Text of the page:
Don't be naive about working for start-ups
Every business was a start-up once.
The Small Business Association states that 30% of new businesses fail during the first two years of being open, 50% during the first five years and 66% during the first 10.
Google was a start-up, as was boo.com. If you had share options at Google you are now a zillionaire. If you had options in boo.com that raised $135m and went bust in a year - they are worthless. AltaVista was one of the largest search engines and valued at $2.3b within 4 years of launching, acquired for, not a lot, by Yahoo and shut down.
For all the well known digital start-ups that failed, such as Friends Reunited and Stumble Upon. there were, and are, thousands that never made the headlines but at some stage have ceased trading or will fail. It's business.
Many candidates are attracted to start-ups for all the right reasons. Something new, somewhere where you can make a tangible difference and if have backed the right horse, could make you wealthy. You have a one in three chance of getting it right - not the worst odds.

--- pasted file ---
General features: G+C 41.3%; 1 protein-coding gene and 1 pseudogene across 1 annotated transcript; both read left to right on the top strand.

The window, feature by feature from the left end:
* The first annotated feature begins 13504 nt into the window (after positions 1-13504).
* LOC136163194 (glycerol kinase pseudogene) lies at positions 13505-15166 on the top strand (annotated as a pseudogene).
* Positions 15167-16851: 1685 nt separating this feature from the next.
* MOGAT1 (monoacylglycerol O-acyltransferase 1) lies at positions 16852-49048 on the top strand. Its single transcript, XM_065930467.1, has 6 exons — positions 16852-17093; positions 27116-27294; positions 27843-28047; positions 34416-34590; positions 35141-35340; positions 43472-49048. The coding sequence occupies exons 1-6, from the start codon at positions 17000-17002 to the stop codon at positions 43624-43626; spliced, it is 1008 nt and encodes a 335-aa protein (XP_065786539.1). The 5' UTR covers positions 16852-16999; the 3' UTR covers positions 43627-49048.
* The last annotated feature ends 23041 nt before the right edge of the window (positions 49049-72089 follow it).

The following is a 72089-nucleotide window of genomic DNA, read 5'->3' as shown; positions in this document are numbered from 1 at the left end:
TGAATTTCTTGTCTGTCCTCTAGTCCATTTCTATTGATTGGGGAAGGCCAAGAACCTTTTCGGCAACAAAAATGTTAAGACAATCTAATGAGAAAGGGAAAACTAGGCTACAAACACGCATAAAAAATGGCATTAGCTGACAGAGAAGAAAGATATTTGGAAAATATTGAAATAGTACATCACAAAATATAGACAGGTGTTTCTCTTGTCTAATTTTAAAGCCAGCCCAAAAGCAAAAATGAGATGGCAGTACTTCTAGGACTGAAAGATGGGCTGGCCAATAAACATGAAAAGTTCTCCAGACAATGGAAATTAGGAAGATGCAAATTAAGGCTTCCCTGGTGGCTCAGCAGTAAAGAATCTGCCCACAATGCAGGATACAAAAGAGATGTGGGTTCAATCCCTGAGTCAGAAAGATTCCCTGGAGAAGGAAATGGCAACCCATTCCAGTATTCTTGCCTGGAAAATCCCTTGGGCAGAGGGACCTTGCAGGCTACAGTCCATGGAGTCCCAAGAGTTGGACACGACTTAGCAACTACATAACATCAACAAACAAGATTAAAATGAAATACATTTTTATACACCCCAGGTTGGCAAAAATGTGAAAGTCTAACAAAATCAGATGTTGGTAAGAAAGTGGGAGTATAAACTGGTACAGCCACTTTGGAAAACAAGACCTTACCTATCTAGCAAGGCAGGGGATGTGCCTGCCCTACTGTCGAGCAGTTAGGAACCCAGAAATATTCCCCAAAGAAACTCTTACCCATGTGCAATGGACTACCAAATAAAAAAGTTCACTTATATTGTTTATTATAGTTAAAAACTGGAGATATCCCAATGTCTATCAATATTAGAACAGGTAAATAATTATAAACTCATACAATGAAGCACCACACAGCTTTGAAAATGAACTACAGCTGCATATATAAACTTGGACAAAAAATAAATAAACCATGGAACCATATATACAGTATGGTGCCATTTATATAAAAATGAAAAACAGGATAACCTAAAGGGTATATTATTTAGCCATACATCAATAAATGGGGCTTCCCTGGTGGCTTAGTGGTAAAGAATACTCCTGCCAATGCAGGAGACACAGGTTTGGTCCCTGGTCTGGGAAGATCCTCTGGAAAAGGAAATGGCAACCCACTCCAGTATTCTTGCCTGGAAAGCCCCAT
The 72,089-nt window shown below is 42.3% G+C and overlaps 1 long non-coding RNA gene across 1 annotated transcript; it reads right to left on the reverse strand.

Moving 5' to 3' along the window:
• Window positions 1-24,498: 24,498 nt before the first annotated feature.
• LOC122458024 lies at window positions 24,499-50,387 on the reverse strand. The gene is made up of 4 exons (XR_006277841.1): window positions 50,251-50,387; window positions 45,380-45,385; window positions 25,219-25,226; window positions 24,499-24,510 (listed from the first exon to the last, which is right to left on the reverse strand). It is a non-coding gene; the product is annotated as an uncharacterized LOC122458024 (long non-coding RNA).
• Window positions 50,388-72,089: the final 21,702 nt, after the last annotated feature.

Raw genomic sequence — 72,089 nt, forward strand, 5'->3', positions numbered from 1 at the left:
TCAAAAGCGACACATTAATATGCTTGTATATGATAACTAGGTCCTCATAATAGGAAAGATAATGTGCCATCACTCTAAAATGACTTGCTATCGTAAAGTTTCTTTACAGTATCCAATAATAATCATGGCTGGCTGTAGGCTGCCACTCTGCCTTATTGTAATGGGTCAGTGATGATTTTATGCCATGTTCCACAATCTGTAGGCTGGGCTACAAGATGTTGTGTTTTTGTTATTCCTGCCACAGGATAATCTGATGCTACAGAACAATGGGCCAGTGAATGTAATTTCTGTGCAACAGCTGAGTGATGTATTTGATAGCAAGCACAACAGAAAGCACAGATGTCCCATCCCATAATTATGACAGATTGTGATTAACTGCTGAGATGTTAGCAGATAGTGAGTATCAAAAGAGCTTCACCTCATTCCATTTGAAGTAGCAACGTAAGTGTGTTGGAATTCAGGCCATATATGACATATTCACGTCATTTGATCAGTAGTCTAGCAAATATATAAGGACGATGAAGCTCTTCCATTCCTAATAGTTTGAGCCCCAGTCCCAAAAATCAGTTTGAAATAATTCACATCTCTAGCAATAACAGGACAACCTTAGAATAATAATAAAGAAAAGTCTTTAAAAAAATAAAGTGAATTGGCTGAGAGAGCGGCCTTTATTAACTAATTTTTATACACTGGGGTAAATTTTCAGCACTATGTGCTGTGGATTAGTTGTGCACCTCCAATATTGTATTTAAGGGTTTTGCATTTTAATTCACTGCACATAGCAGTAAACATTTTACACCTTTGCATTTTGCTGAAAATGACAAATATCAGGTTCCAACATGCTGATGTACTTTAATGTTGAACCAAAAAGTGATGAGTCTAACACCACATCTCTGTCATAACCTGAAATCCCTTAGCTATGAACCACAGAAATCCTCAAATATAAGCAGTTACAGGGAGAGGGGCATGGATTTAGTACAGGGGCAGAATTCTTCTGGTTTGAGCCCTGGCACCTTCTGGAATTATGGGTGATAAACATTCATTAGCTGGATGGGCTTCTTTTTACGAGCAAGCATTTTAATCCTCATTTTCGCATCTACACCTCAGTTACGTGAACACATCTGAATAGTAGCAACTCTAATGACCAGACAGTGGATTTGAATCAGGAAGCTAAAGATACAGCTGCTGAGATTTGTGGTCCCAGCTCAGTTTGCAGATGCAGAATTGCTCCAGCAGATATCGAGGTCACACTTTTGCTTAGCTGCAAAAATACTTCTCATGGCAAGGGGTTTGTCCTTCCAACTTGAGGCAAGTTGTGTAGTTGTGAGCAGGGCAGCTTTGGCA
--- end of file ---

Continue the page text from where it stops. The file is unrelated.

Lime is a competitor in the mobility space providing bikes and scooters to rent. It must be an exciting place to work but what is clear is that start-ups are backed by investors. They don't care so much about your flexible working, whether or not your dog can come to work or you have unlimited holiday and a massage every Friday. They want a return on their investment.
When things don't go to plan, it's the people who get the chop. So after having those share options and you dreamed it would make you a millionaire as you burnt the midnight oil to make a difference, remember that nothing is certain other than investors who rightly expect a return, and to get that, your job may be on the line and your shares worthless.
Google was a start-up once and there will be other unicorns around and yet to come. Get in touch with the recruiter in your sector about joining businesses that are thriving.
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